I’ve had occasion to do some reading over the Holidays. In the midst of that, I’ve revisited The Conservative Mind by Russell Kirk. If you do not own it, I suggest you acquire a copy. Why? Well, this on the matter of “rights.’
Kirk, quoting Edmund Burke, writes,
This lengthy catalogue of “rights” ignores the two essential conditions which are attached to all true rights; first, the capacity of individuals to claim and exercise the alleged right; second, the correspondent duty that is married to every right. If a man has a right to marry, some woman must have the duty of marrying him; if a man has a right to rest, some other person must have the duty of supporting him. If rights are confused thus with desires, the mass of men must feel always that some vast, intangible conspiracy thwarts their attainment of what they are told is their inalienable birthright.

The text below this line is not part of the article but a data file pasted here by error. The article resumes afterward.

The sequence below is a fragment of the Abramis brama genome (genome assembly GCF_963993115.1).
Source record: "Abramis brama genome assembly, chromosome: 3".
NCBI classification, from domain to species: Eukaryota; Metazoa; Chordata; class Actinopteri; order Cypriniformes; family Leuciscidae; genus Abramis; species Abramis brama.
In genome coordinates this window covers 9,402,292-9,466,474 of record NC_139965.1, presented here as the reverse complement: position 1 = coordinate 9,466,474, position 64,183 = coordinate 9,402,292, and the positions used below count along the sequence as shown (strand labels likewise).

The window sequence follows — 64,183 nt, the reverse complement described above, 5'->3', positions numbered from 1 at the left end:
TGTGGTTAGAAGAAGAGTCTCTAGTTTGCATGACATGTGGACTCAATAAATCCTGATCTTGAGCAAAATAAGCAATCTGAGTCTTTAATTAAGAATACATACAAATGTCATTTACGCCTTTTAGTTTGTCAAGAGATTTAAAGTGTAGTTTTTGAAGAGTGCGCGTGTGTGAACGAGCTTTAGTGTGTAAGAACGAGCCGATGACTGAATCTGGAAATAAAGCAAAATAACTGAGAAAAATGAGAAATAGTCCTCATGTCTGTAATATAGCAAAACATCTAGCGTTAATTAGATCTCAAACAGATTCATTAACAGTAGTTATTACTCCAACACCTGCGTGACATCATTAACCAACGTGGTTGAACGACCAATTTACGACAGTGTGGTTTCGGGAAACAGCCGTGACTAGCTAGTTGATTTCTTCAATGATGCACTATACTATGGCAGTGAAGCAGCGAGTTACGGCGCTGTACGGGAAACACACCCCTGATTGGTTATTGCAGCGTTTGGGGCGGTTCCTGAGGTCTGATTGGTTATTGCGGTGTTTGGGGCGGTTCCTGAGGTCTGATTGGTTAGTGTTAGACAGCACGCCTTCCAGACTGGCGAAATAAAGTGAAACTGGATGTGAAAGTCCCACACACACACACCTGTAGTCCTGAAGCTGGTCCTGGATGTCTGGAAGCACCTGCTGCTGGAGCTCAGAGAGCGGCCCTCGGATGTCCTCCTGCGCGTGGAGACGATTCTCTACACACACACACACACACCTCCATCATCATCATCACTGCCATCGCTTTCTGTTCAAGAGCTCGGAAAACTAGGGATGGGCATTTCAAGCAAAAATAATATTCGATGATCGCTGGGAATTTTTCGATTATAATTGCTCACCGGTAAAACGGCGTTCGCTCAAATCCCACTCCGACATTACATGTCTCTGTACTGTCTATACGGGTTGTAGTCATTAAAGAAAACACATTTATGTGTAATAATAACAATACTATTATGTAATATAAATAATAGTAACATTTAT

Burke, writing in the 1700s, has nailed America, and much of the western world, in the 21st century.
The whole of our culture has been upended from one where our obligation to our own betterment founded in a shared morality can and should make society and culture better to one where a growing majority obsessed with relativism demand things from others in exchange for nothing.
Sorry, that’s not quite right.
If you give in (or elect politicians to do the same work against your will through force of law), they promise, at least temporarily, to stop harassing and intimidating you. A state that is always temporary.
While natural rights may be limited to a few basic ideas – the right to the products of our labor or to defend ourselves or our property if attacked – desire is limited only by imagination.
The irony is that while those confusing rights with desires can imagine a great many things to which they might be entitled, the tyranny that ultimately rises in response and then suppresses both is beyond them.